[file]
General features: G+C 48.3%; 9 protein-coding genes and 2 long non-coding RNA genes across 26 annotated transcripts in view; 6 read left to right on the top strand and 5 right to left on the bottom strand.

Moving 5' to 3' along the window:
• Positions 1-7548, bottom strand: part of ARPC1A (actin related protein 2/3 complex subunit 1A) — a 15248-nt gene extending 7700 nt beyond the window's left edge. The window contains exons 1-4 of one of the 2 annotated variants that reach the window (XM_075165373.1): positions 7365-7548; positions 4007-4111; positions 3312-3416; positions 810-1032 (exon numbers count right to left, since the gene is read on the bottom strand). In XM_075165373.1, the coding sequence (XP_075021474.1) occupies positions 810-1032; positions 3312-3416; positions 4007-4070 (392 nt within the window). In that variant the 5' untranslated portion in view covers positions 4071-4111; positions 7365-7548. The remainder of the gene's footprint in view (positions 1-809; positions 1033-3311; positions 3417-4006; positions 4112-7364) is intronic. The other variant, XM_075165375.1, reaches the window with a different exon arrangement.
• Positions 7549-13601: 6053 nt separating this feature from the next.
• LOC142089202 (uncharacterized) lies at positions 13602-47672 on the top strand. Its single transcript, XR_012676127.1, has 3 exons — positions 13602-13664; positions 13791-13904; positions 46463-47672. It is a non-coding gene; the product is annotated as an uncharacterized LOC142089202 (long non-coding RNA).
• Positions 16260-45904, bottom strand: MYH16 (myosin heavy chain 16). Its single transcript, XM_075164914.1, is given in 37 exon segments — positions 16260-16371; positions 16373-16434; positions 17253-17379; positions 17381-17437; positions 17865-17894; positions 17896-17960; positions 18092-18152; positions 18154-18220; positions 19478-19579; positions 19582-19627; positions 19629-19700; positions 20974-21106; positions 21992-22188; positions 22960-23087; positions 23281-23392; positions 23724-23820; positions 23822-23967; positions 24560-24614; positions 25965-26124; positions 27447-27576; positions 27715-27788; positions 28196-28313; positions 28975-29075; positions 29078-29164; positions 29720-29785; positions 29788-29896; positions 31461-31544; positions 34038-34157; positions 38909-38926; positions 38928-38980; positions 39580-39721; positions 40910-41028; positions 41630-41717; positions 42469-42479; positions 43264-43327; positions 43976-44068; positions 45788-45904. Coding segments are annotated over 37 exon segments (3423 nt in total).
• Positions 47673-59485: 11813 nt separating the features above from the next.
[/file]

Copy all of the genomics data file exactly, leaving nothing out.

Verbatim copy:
General features: G+C 48.3%; 9 protein-coding genes and 2 long non-coding RNA genes across 26 annotated transcripts in view; 6 read left to right on the top strand and 5 right to left on the bottom strand.

Moving 5' to 3' along the window:
• Positions 1-7548, bottom strand: part of ARPC1A (actin related protein 2/3 complex subunit 1A) — a 15248-nt gene extending 7700 nt beyond the window's left edge. The window contains exons 1-4 of one of the 2 annotated variants that reach the window (XM_075165373.1): positions 7365-7548; positions 4007-4111; positions 3312-3416; positions 810-1032 (exon numbers count right to left, since the gene is read on the bottom strand). In XM_075165373.1, the coding sequence (XP_075021474.1) occupies positions 810-1032; positions 3312-3416; positions 4007-4070 (392 nt within the window). In that variant the 5' untranslated portion in view covers positions 4071-4111; positions 7365-7548. The remainder of the gene's footprint in view (positions 1-809; positions 1033-3311; positions 3417-4006; positions 4112-7364) is intronic. The other variant, XM_075165375.1, reaches the window with a different exon arrangement.
• Positions 7549-13601: 6053 nt separating this feature from the next.
• LOC142089202 (uncharacterized) lies at positions 13602-47672 on the top strand. Its single transcript, XR_012676127.1, has 3 exons — positions 13602-13664; positions 13791-13904; positions 46463-47672. It is a non-coding gene; the product is annotated as an uncharacterized LOC142089202 (long non-coding RNA).
• Positions 16260-45904, bottom strand: MYH16 (myosin heavy chain 16). Its single transcript, XM_075164914.1, is given in 37 exon segments — positions 16260-16371; positions 16373-16434; positions 17253-17379; positions 17381-17437; positions 17865-17894; positions 17896-17960; positions 18092-18152; positions 18154-18220; positions 19478-19579; positions 19582-19627; positions 19629-19700; positions 20974-21106; positions 21992-22188; positions 22960-23087; positions 23281-23392; positions 23724-23820; positions 23822-23967; positions 24560-24614; positions 25965-26124; positions 27447-27576; positions 27715-27788; positions 28196-28313; positions 28975-29075; positions 29078-29164; positions 29720-29785; positions 29788-29896; positions 31461-31544; positions 34038-34157; positions 38909-38926; positions 38928-38980; positions 39580-39721; positions 40910-41028; positions 41630-41717; positions 42469-42479; positions 43264-43327; positions 43976-44068; positions 45788-45904. Coding segments are annotated over 37 exon segments (3423 nt in total).
• Positions 47673-59485: 11813 nt separating the features above from the next.